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World On Your Street: The Global Music Challenge
Rumena Mohima Begum
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Describe the atmosphere and live music at a local pub, restaurant, festival, church or temple, club night.... inspire other people to check it out!

Musician: Rumena Mohima Begum

Location: Newport / South Wales

Instruments: voice / harmonium

Music: Bangladeshi

Listen  Listen (3.00) to "Mone Agon Jole", performed by Rumena and her family group, Dotara Shilpi Gusti

Listen  Listen (1.20) to Rumena talk about her music.

'Being involved in our cultural music makes me feel proud of myself.'

How I came to this music:

In some Bangladeshi families music is frowned upon. My Dad was the first in our family to play. He came over to the UK in 1963 when he was just 15. He didn't bring much apart from his love of Bengali music. I'm 18 now and I've been listening to him play and sing traditional Bangladeshi songs for as long as I can remember so it's probably no surprise that I love it too.

Rumena Mohima Begum and her band Our group is called Dotara Shilpi Gusty. The Dotara is the national instrument of Bangladesh and shilpi gusty translates as "artist group". My father set up it up with my uncles. Now my cousins and my brothers, sisters and I play. I like Western music but when I was young it was mostly traditional music I heard and sang I debuted with the group when I was 7 at the Newport Civic Centre in front of 200 people. I was really nervous. Since then I have become the main vocalist. I also play the harmonium. It works like an accordion but is larger and sits on the floor.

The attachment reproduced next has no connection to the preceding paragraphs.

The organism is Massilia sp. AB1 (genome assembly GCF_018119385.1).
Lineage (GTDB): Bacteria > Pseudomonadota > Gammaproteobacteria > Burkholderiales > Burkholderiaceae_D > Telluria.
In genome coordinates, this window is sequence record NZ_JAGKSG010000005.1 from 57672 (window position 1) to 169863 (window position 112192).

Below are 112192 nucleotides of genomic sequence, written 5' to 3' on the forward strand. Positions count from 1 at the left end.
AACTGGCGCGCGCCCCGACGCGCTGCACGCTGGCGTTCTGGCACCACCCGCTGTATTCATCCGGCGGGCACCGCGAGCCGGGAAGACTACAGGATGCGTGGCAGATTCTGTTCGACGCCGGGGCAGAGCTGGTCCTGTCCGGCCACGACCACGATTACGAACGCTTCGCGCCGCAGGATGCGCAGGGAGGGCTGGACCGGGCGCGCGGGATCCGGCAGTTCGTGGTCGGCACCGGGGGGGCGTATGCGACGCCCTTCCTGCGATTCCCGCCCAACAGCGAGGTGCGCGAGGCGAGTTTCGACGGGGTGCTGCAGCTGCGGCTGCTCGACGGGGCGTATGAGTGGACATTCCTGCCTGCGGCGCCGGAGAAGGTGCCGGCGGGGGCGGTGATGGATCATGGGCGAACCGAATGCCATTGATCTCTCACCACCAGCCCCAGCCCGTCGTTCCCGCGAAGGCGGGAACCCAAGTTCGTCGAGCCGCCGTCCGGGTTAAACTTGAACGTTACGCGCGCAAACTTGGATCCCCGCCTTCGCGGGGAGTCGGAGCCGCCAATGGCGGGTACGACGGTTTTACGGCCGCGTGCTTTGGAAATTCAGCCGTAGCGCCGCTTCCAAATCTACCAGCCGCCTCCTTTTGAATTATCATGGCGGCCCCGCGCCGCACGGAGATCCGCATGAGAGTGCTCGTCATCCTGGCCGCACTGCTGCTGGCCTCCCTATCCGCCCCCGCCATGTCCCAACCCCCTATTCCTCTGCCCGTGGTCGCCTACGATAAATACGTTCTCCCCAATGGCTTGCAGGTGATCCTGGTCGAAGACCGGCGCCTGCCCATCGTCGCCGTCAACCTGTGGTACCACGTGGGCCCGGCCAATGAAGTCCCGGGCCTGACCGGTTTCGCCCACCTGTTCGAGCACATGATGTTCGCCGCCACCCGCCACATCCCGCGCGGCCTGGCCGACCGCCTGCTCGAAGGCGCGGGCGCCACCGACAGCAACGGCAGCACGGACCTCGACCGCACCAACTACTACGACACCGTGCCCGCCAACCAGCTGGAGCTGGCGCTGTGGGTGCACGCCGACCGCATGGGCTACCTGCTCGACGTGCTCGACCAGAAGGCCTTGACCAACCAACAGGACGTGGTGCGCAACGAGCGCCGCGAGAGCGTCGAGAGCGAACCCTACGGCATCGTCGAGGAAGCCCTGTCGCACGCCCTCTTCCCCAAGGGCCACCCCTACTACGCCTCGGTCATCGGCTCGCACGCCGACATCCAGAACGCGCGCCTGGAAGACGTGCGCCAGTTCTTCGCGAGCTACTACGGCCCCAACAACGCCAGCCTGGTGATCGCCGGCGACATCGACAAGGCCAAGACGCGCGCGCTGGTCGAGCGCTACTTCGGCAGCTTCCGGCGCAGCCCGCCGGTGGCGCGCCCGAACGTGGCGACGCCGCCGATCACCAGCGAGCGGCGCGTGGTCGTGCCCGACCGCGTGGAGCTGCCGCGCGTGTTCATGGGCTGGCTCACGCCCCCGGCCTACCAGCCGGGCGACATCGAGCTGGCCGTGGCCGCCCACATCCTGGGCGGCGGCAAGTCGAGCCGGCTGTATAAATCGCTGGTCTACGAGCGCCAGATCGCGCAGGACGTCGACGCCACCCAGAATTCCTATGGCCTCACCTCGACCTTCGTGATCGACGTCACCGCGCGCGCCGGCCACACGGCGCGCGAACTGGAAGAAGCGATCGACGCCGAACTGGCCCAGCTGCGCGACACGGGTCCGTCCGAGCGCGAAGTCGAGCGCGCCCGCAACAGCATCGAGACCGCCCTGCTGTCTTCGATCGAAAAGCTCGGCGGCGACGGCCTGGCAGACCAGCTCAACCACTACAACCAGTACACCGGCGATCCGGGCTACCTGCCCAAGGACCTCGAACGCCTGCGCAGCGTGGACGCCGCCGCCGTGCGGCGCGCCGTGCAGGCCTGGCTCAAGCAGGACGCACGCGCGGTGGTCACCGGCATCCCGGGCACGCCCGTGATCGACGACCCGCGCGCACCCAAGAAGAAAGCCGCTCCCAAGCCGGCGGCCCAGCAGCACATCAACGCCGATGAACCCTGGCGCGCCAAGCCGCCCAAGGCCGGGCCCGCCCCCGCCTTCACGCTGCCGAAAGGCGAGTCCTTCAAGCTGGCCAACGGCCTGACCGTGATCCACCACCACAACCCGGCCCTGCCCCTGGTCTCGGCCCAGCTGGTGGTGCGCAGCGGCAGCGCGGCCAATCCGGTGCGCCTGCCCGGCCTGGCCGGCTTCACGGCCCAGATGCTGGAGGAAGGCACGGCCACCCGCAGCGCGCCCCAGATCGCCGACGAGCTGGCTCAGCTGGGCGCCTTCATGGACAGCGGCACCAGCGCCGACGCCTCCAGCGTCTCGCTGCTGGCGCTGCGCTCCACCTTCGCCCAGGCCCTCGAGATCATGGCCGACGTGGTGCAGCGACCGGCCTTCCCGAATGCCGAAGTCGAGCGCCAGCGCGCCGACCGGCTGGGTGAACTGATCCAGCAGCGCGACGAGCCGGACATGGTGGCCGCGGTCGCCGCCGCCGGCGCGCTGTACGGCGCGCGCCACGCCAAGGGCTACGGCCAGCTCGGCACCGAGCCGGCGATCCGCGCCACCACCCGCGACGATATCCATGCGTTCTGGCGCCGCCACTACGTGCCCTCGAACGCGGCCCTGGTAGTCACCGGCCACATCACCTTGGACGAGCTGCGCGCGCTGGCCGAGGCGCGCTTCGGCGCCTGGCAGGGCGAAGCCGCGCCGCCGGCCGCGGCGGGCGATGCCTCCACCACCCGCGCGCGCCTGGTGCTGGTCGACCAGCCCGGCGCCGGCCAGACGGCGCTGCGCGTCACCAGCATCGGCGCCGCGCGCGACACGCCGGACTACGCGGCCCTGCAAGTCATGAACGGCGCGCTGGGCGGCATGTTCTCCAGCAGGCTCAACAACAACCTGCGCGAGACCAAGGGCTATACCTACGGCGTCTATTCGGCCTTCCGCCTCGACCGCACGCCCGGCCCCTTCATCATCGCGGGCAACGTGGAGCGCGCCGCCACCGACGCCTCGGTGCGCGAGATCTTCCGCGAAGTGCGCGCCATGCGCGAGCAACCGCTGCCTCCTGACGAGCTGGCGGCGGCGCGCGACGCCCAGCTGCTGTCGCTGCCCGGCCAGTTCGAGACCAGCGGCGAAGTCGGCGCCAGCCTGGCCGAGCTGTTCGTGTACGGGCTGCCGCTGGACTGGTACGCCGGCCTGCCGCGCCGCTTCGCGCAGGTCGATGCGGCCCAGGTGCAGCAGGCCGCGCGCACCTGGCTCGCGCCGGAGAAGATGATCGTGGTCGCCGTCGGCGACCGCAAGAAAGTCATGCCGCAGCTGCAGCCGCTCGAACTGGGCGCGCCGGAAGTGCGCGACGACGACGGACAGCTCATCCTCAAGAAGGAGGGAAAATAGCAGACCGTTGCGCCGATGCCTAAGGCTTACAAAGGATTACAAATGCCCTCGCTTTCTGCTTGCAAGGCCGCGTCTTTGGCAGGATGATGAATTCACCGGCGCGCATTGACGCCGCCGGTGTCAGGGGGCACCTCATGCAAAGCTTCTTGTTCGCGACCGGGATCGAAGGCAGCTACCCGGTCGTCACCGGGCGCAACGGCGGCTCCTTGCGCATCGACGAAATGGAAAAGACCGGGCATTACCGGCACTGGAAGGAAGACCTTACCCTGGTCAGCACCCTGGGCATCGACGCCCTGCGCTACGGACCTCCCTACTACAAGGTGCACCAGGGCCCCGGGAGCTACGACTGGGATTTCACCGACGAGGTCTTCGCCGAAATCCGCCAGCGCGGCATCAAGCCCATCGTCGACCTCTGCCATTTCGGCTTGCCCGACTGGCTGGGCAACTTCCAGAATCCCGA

I sing in Bengali, Hindi and in Urdu but because I've lived in the UK since I was 3 months old my pronunciation isn't always correct. I'm having singing lessons in Cardiff with my classical teacher, Anuradha Roma Choudhury, so that I can improve. My songs talk about love and family, issues that audiences from all cultures relate to. The melodies always provoke emotion.

Where I play:

I'm busy studying I.T. at Sixth Form College but I like to keep my week-ends free to play. On Sundays my uncles and cousins come round to practice. The music sounds just as good and means as much to me when we play it in the living room as it does when we're playing in front of hundreds of people.

Rumena Mohima Begum Every year there's a Maindee festival in Newport. I like singing there. I've even got my own following of about 300 people. Although the audience is primarily Bangladeshi, many come from local areas who enjoy it despite the language barrier.

When we perform at festivals we play traditional Bengali Folk music. It's my favourite genre. It's got energy and I allow the music to take control of my movements. I sang at a family wedding recently where we played more classical songs written by famous Bangladeshi poets like Tagore and Nazrul. Sometimes when I visit members of my family or when my friends come to my house, they'll ask me to sing for them. Whether I'm performing in front of just two people or a crowd of two hundred, I love it.

A favourite song:

It's not difficult for me to choose. "Mone Agon Jole" was sung originally by Runa Laila, one of my favourite Bangladeshi singers. It's different to most of the songs that we play in the group. It's more modern than traditional Folk and has more energy than the classical songs. I remember listening to it when I was little and I love to sing it now for its melody and meaning.

Click here for Hande Domac's storyClick here for Mosi Conde's storyClick here for Rachel McLeod's story

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